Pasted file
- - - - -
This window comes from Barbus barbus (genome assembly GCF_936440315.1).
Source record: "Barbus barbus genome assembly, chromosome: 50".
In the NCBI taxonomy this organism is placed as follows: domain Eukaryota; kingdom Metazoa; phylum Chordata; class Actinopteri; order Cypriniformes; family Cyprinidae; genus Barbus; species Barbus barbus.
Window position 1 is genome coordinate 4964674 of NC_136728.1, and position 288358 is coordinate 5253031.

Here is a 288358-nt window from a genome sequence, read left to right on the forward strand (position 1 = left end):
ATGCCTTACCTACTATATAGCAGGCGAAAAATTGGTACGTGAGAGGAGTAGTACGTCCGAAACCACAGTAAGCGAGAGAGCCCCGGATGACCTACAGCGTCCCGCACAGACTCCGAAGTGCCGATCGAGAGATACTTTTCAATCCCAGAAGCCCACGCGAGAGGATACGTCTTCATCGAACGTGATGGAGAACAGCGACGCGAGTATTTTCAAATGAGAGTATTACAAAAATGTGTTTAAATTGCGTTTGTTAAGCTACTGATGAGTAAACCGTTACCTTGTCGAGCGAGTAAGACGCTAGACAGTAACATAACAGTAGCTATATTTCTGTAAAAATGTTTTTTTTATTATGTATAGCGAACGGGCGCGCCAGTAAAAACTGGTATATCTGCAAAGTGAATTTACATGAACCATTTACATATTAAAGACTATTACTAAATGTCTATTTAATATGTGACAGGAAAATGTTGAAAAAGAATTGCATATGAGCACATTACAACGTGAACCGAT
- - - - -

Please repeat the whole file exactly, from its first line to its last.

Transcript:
This window comes from Barbus barbus (genome assembly GCF_936440315.1).
Source record: "Barbus barbus genome assembly, chromosome: 50".
In the NCBI taxonomy this organism is placed as follows: domain Eukaryota; kingdom Metazoa; phylum Chordata; class Actinopteri; order Cypriniformes; family Cyprinidae; genus Barbus; species Barbus barbus.
Window position 1 is genome coordinate 4964674 of NC_136728.1, and position 288358 is coordinate 5253031.

Here is a 288358-nt window from a genome sequence, read left to right on the forward strand (position 1 = left end):
ATGCCTTACCTACTATATAGCAGGCGAAAAATTGGTACGTGAGAGGAGTAGTACGTCCGAAACCACAGTAAGCGAGAGAGCCCCGGATGACCTACAGCGTCCCGCACAGACTCCGAAGTGCCGATCGAGAGATACTTTTCAATCCCAGAAGCCCACGCGAGAGGATACGTCTTCATCGAACGTGATGGAGAACAGCGACGCGAGTATTTTCAAATGAGAGTATTACAAAAATGTGTTTAAATTGCGTTTGTTAAGCTACTGATGAGTAAACCGTTACCTTGTCGAGCGAGTAAGACGCTAGACAGTAACATAACAGTAGCTATATTTCTGTAAAAATGTTTTTTTTATTATGTATAGCGAACGGGCGCGCCAGTAAAAACTGGTATATCTGCAAAGTGAATTTACATGAACCATTTACATATTAAAGACTATTACTAAATGTCTATTTAATATGTGACAGGAAAATGTTGAAAAAGAATTGCATATGAGCACATTACAACGTGAACCGAT